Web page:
Finally, it allows us to see outsiders and enemies through God’s eyes. It moves us to forgive when we’ve been hurt. It gives us the ability to meet others halfway, to extend mercy, to seek harmony, and be generous even when people attempt to take advantage of us or mistreat us. It causes us to seek peace – to chase after it, and to make every effort to have it, even with the people who constantly provoke us. And it’s what allows us to overcome their evil with good – the goodness that can only come from God’s grace as we live surrendered to His will.

The “Romans 12 Christian” is one I long to be, but I must confess, I fail more often than I succeed.

Instead of seeing myself accurately, I often get puffed up in my skills and attribute them o myself instead of seeing them as gifts from God to be used for His glory. I can easily fall into the trap of comparing myself to others to justify my own shortcomings. And I struggle greatly to serve others if I don’t think I’ll get anything out of it.

Instead of seeing my brothers and sisters in Christ accurately, I often find myself impatient with them, feeling frustrated with the differences in everything from gifts and talents, to personality and communication styles. I struggle to devote myself to others and to be generous and sacrificial, instead focusing on how I wish they’d be more like me.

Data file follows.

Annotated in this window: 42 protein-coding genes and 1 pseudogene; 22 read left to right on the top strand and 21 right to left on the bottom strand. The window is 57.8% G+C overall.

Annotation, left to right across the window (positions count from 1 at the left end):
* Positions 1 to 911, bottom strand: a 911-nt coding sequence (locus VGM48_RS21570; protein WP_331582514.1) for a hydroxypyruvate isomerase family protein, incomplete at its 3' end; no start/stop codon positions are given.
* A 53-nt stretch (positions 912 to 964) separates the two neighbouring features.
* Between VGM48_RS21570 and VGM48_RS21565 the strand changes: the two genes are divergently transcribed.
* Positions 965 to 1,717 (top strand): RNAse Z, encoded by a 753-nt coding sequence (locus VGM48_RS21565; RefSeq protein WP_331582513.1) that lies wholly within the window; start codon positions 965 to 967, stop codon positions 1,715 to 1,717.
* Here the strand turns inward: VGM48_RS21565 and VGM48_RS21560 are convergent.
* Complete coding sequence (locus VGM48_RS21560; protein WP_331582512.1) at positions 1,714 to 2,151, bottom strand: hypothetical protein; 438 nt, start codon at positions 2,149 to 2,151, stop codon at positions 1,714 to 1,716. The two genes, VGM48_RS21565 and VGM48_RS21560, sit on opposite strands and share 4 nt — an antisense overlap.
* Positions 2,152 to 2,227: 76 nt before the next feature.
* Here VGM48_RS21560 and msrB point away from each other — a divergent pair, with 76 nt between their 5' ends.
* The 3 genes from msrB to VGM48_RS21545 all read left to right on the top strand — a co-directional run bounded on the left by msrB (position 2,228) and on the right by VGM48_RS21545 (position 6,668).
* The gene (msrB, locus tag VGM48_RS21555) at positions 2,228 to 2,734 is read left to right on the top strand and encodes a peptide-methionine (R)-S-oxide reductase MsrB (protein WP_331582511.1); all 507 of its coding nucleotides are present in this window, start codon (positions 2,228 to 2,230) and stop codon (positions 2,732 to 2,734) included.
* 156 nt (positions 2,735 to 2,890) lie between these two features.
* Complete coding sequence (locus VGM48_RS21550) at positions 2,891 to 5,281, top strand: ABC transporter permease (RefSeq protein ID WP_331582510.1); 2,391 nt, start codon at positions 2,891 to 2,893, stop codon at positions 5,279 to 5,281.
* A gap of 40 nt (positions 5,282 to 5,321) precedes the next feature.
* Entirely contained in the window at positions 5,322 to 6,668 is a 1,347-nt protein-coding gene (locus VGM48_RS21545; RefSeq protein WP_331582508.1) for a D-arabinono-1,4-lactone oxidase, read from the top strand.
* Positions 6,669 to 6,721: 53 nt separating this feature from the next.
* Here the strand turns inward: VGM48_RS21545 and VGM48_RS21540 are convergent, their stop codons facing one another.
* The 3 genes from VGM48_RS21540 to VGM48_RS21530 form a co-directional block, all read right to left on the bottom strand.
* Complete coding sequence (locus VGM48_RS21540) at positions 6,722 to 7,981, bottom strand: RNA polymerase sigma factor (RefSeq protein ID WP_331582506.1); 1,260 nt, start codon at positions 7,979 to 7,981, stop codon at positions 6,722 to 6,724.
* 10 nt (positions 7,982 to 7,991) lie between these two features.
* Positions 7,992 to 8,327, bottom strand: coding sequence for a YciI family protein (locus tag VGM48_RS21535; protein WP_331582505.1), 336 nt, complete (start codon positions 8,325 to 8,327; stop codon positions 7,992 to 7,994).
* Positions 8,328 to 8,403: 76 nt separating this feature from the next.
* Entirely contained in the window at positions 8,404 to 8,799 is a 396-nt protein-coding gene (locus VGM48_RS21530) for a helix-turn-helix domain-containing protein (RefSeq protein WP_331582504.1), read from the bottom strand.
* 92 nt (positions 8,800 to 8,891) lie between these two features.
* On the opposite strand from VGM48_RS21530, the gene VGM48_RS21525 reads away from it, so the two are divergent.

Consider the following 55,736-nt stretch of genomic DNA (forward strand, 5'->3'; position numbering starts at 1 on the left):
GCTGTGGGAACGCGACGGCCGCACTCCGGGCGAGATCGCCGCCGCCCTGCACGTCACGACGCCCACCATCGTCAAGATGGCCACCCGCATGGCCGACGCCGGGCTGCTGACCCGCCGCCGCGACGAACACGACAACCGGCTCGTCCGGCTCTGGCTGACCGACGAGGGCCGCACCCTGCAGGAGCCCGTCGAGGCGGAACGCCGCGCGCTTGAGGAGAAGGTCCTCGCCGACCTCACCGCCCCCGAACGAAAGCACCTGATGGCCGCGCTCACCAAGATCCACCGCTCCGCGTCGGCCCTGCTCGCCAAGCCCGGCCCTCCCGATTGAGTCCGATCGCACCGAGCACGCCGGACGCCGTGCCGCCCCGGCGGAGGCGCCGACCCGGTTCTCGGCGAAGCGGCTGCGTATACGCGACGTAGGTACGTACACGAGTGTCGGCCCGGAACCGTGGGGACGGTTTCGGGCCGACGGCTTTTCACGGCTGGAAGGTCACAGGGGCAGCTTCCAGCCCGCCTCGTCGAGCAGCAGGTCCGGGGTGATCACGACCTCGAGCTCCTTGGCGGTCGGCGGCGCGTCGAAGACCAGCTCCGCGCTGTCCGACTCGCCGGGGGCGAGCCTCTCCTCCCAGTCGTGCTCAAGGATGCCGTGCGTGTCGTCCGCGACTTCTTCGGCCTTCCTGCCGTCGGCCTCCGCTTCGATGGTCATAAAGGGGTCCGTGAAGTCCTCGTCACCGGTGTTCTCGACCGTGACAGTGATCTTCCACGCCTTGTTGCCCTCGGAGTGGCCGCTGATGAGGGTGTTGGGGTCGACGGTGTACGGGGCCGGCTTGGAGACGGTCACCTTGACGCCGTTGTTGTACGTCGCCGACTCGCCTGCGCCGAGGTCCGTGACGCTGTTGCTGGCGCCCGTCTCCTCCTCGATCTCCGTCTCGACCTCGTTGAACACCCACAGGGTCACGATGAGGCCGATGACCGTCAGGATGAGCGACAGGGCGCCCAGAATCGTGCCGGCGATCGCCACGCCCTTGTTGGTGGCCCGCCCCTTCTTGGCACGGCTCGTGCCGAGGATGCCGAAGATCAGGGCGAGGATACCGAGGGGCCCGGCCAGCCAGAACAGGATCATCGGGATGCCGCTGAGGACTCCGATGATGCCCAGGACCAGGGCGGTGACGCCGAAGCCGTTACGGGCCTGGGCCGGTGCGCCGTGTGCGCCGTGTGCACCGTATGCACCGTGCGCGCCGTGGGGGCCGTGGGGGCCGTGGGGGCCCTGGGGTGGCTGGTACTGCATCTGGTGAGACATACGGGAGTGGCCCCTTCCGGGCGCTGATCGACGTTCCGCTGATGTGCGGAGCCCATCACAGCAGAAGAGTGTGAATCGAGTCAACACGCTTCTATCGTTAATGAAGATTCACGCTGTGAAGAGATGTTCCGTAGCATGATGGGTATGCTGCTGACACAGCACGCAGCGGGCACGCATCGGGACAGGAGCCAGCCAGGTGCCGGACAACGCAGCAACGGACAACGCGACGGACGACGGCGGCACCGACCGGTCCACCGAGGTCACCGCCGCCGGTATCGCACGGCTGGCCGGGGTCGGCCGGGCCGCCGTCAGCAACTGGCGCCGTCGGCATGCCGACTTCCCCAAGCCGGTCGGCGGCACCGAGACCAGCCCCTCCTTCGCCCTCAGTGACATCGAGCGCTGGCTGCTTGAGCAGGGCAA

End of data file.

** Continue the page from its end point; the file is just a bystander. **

And I especially struggle with those who are outsiders or enemies. I don’t like choosing forgiveness. I’d much rather nurse the hurt into a grudge that demands justice. I’d much rather focus on my rights. I’d much rather focus on their failures. And I’d much rather justify my sinful behavior as a result of their provocation. But God calls me to forgive as I’ve been forgiven – “In view of God’s mercy.”

And so, in view of God’s mercy, I will choose humility in how I see myself and others.

In view of God’s mercy, I will value the differences between believers.

In view of God’s mercy, I will extend forgiveness when it’s undeserved.

In view of God’s mercy, I will seek peace and pursue it.

In view of God’s mercy, I will make every effort to love as I’ve been loved.

In view of God’s mercy, I will live surrendered.

 

Father, in Jesus’ name, thank you for the mercy you showed me at the cross. Thank you for offering your one and only Son to take my place on the cross and to rise again, defeating death, so that I could live with You. Help me to live in the light of that mercy. Help me never to forget it or take it for granted. Rather, let it move me to surrender. Let it move me to love as I’ve been loved. And let me learn to overcome evil with good by letting Your love flow through me. Amen.

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1 Kings 15; 2 Chronicles 13&14; Matthew 22